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Prototyping Computer Questions

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Mrtwills
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Joined: 08/30/2015

I just got a new PC and not the most computer savy but can teach myself most things easily with tutorials and playing with programs. I have two main questions.

1) What are great free prototyping programs do people use instead of Adobe (which I can't afford)? Friends of mind suggested GIMP and Inkscape (which he suggested was better).

2) After answering question one, what does anyone know of any places where I can find or buy cheap templates for cards, etc... Last time I made cards I used a busness card template from Avery company by importing it into Word. There has to be an easier and smoother way to do this. Keep in mind I would love to be able to data merge.

I haven't been on here in awhile so if this has been talked about at length in another topic please point me in that direction. All help is great and much appreciated.

If anyone wants to tweet at me I can be found at @wills_trevor where I also asked this question.

JamJam52
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Joined: 03/20/2016
If you just want really basic

If you just want really basic layouts then SVG-Edit is a web browser based program that I found, it cant do much but its free and you don't need to install anything, the only downside is it look pixel rather than physical dimension based.

Other than that inkscape look pretty good!

As for cards a good way I've found is to buy card sleeve protectors, you can get them from anywhere that sells Magic the gathering. Then just print on paper and slide them in :) Its nice to buy some magic cards and use them as backers if you really want the card stiffness.

I Will Never Gr...
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Joined: 04/23/2015
Inkscape and Scribus

Instead of Illustrator use Inkscape
Instead of InDesign use Scribus

Using these two in combination works wonders.

As far as templates go, enter the size card you're working with in Scribus and create your own! Just make sure to have an appropriate amount of bleed (typically 3mm) and safe zone (another 3mm) and you're good to go for most applications.

Mrtwills
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Joined: 08/30/2015
I've done the card backing

I've done the card backing before. I wanted to know if anyone knew of any templates that I might use to allow for easy data merging. Daniel Solis teaches this but all his techniques you can only do it on Adobe. My wife figured out how to do it on Avery template for business cards but it was clunky and I feel took way longer then it should and trying to make my life as easy as possible. Time is precious. Thanks for the help.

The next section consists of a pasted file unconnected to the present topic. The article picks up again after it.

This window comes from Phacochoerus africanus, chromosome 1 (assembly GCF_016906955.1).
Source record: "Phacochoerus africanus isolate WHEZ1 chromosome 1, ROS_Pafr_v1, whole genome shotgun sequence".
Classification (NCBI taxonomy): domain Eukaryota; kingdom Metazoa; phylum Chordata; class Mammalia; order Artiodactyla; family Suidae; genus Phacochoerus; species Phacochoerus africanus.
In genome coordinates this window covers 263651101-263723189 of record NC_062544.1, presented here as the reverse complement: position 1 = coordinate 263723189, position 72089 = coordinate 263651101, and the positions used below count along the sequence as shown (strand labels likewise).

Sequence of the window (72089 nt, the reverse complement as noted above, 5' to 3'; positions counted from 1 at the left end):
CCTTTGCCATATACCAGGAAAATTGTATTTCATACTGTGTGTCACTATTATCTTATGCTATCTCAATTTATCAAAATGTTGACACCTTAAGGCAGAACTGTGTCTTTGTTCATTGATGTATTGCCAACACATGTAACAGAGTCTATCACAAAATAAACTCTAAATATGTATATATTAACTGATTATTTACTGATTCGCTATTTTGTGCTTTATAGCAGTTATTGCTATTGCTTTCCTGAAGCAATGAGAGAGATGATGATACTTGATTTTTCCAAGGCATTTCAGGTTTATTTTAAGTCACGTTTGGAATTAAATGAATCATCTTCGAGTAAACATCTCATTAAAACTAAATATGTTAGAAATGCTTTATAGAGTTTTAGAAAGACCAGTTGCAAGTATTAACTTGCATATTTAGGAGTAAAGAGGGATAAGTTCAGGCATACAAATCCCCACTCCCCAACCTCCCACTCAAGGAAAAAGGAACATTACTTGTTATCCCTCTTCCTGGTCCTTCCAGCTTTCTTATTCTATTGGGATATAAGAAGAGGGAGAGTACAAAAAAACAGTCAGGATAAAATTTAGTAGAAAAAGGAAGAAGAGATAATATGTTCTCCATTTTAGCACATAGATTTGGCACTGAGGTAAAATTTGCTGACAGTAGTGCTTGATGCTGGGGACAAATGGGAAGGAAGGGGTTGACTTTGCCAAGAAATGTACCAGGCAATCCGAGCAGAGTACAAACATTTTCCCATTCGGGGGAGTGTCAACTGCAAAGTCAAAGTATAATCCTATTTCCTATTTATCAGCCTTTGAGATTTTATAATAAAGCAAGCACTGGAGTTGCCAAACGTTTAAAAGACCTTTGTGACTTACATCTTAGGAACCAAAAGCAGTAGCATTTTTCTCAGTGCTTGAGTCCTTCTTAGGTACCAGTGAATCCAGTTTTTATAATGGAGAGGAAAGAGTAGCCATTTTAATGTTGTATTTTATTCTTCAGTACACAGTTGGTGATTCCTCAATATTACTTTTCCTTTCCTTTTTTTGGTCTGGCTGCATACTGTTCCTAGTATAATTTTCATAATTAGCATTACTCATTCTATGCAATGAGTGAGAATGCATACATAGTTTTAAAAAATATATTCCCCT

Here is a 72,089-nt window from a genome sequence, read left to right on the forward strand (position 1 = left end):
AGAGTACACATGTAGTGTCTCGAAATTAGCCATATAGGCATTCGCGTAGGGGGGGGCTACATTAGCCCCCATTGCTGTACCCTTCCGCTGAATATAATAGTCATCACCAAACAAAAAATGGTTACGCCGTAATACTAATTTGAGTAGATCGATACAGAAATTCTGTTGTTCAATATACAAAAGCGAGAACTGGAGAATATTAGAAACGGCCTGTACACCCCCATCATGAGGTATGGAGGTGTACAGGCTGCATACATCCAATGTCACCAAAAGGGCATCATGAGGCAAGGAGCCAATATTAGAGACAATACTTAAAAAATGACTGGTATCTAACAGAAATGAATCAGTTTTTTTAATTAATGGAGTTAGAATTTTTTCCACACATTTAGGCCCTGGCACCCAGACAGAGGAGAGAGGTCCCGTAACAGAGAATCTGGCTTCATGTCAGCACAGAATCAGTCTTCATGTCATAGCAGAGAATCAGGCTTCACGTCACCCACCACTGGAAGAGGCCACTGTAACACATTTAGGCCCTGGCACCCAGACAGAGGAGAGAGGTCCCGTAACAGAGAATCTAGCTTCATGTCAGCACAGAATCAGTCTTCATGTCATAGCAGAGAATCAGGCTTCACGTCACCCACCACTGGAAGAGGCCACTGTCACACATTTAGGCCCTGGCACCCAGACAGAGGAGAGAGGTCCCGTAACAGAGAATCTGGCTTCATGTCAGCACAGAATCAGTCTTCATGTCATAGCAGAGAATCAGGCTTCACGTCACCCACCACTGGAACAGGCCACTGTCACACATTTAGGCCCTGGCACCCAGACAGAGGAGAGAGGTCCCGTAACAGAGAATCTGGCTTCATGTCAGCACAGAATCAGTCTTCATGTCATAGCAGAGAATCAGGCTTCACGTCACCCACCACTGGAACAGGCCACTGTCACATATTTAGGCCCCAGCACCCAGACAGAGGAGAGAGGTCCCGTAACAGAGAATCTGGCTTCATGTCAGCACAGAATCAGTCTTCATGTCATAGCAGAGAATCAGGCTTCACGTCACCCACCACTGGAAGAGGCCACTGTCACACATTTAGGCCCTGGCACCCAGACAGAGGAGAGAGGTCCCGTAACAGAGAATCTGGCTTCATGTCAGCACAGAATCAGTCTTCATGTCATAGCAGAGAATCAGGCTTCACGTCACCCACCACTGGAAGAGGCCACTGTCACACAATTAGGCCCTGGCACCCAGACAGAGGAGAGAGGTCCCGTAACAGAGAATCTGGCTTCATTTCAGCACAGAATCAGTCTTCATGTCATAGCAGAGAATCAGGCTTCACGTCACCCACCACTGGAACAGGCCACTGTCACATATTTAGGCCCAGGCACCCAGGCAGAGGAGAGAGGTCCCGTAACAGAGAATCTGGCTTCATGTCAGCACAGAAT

I did see The Game Crafter had some templates for various cards which would be great so that if I ever wanted to use their services it's already set up. I'm going to listen to a Episode of a podcast they recommend to see what else they say about this.

Basically I want an easy way to merge data from an excel spreak sheet into templates I've made. Or if anyone has any or know of any tutuorial sites on how to make templates.

Mrtwills
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Joined: 08/30/2015
Thanks. I will give Scribus

Thanks. I will give Scribus I try for sure!

Adam Leamey
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Joined: 02/23/2017
Having designed my own card

Having designed my own card layouts my only advice is decide on the size of your cards and create some simple templates to work off. Just make the design simple and understandable.

For inspiration just look at some other card designs star wars destiny cards have very simple designs to them and work very well.

Gabe
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I'm a big fan of Canva.

I'm a big fan of Canva. www.canva.com

It's super simple and has tons of resources/graphics to use along with being able to upload your own.

I print my stuff at the Game Crafter, so I just start a new project in Canva with the necessary dimensions and then upload a template to use as a reference.

ruy343
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Joined: 07/03/2013
Depends on the application

When I want to squeeze out some cards quickly (I have a 6-month-old child, so my time is limited) I usually create my prototypes in Excel.

Yup, Excel.

I work with it all the time, and can create a master sheet with all of my cards at a glance, and then use formulas to convert that to a rough card outline that I can print and play with. And, if I get a cool idea while at work, I can make up a master sheet in a google calc sheet and access it back home easily.

Boards and such also can be often accomplished easily with excel. It's a great way to get a grid quickly too.

Please note: just because it's made in Excel doesn't mean that it doesn't have aesthetic value - in fact, it allows me to create a minimalist card design with color codes and minimal iconography, forcing me to think through what's important on my cards.